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Montana personal income expected to drop $6.4 billion, up from $3.9 billion

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“Town Crier” newsletter – Briefs from the Region (2) – 5/20/20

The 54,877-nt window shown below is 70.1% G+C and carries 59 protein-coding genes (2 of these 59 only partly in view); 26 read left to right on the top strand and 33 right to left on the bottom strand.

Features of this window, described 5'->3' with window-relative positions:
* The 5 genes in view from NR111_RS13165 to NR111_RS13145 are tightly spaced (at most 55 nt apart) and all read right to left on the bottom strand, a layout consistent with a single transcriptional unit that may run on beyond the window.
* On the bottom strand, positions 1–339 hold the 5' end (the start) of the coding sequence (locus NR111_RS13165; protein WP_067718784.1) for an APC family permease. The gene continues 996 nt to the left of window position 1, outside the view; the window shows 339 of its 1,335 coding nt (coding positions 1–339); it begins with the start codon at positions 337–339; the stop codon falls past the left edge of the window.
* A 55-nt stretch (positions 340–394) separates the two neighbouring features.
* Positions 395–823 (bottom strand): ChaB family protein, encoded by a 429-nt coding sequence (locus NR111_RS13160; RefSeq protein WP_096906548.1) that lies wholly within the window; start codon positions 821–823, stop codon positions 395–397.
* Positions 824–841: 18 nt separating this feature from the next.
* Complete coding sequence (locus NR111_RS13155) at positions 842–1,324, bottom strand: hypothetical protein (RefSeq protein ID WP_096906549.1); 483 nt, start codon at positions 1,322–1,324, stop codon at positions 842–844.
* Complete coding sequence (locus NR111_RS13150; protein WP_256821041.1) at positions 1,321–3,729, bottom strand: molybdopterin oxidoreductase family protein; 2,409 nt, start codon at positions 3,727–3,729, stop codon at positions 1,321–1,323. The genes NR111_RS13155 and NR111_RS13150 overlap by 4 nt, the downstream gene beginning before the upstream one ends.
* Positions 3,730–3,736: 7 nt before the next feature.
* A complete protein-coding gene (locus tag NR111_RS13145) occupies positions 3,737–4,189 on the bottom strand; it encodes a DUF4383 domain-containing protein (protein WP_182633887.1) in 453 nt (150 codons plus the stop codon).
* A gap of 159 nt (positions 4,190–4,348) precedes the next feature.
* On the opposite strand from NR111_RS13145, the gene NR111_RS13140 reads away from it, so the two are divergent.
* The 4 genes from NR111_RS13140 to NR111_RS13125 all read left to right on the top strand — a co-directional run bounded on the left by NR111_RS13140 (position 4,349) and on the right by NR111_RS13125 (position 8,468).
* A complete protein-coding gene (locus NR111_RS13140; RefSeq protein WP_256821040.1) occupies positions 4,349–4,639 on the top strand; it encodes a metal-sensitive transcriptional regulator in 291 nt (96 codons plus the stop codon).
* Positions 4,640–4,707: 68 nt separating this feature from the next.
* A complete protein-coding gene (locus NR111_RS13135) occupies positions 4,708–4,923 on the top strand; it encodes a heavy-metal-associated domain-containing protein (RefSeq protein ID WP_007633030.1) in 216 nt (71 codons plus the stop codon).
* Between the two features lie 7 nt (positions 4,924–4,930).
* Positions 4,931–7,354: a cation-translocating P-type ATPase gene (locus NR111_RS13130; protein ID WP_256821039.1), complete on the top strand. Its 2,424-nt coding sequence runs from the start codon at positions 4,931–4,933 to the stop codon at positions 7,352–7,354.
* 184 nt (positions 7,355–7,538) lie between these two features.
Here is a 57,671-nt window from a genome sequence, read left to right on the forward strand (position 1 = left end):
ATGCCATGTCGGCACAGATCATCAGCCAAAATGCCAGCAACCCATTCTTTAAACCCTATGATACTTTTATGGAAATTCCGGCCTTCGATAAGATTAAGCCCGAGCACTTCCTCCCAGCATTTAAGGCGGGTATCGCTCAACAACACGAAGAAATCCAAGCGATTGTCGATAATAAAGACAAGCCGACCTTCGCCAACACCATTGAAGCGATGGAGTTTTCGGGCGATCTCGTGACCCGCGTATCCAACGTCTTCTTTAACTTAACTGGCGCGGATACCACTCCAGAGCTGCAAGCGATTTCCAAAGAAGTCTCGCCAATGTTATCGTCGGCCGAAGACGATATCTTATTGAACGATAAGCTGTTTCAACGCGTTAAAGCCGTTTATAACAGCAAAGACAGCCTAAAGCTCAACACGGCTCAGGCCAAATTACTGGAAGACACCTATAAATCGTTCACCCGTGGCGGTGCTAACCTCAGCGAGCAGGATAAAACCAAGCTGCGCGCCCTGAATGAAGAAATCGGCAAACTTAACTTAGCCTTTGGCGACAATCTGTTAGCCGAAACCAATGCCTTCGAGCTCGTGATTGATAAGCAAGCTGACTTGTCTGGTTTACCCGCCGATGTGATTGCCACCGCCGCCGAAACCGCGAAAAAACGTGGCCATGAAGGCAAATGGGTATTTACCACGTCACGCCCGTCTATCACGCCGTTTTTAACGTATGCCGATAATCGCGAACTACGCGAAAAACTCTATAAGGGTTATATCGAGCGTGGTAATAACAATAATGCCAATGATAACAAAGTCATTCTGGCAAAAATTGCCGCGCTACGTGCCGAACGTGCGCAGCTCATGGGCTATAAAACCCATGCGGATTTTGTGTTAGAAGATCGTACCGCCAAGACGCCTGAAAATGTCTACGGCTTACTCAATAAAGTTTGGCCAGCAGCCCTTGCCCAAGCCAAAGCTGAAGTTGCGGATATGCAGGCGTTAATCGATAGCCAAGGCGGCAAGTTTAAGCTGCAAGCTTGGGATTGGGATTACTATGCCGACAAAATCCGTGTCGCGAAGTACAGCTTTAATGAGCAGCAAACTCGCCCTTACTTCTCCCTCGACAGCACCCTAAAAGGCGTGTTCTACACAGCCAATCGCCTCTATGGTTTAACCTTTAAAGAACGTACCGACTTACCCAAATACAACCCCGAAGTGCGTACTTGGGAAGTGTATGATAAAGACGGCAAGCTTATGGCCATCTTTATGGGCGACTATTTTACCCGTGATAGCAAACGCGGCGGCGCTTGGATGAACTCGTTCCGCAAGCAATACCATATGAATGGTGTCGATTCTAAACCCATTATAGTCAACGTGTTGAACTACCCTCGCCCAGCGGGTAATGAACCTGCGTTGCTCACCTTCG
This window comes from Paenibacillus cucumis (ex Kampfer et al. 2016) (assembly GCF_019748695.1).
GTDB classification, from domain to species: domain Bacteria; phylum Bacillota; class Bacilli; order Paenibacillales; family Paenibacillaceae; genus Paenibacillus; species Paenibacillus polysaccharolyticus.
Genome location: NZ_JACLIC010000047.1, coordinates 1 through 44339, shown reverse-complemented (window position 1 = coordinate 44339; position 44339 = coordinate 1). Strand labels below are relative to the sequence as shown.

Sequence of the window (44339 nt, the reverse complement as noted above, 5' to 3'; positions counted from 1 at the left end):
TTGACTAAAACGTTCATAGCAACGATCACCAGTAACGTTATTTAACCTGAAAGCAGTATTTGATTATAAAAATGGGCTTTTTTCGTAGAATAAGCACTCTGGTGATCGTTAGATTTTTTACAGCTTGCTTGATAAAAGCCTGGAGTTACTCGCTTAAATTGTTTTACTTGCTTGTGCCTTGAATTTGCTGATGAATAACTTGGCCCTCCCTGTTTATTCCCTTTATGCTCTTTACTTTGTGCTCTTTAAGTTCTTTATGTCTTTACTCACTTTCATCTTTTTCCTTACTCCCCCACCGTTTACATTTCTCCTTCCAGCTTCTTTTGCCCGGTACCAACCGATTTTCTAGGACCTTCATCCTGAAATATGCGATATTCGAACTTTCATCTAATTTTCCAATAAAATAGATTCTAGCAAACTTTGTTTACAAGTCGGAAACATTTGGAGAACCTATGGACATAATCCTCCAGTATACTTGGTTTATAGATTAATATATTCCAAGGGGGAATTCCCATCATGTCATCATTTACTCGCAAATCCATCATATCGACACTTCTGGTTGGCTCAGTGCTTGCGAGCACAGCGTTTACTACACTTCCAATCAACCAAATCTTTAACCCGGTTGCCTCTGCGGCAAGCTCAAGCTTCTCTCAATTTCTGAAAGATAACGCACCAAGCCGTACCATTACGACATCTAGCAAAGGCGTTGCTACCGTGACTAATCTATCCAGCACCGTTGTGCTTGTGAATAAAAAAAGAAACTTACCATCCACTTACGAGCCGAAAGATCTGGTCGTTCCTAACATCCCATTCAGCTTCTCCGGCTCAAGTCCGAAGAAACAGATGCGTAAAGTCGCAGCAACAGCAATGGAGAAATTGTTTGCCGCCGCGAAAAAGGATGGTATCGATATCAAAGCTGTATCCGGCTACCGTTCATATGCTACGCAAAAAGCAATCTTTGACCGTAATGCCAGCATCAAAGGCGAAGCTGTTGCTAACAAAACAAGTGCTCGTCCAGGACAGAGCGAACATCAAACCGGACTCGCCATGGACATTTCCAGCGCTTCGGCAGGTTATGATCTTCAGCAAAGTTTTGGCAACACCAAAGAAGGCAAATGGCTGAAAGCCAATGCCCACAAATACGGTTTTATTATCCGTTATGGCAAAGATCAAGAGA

According to the Bureau of Business and Economic Research at the University of Montana, personal income in Montana is expected to be $6.4 billion lower in 2020 than 2019 mark, an even more dramatically stark picture than the $3.9 billion estimated in April. The former represents an 11.7 percent drop in personal income for residents of the Treasure State, significant by any measure or era. “There remains little doubt that the Covid-19 pandemic has produced a recession that is more severe than anything Montana has experienced in the postwar period,” bureau director Dr. Pat Barkey and colleagues wrote in a new report. “The U.S. economy has already experienced a sharp contraction in the first quarter of 2020, and when the comprehensive data for Montana economy become available doubtless they will indicate the same.” Worse still, the group’s projected economic recovery rate continues to downgrade, meaning each month the projected date for a full recovery continues to push backward. According to The Missoulian, Dr. Barkey cites three primary reasons that projections continue to worsen: new data suggests social distancing will have broader negative impacts than originally thought; new assessments that show an increasing number of job losses will be permanent; and a worsening outlook for the impacts of upheaval in oil markets. Additionally, the IHS Markit, a London-based financial research and analysis company, projects the U.S.’s GDP will decline by a whopping 7.2 percent in 2020, worse than that seen in the Great Recession between 2007-2009. The BBER’s next projection will arrive this summer, and Dr. Barkey notes the situation is “very fluid.”

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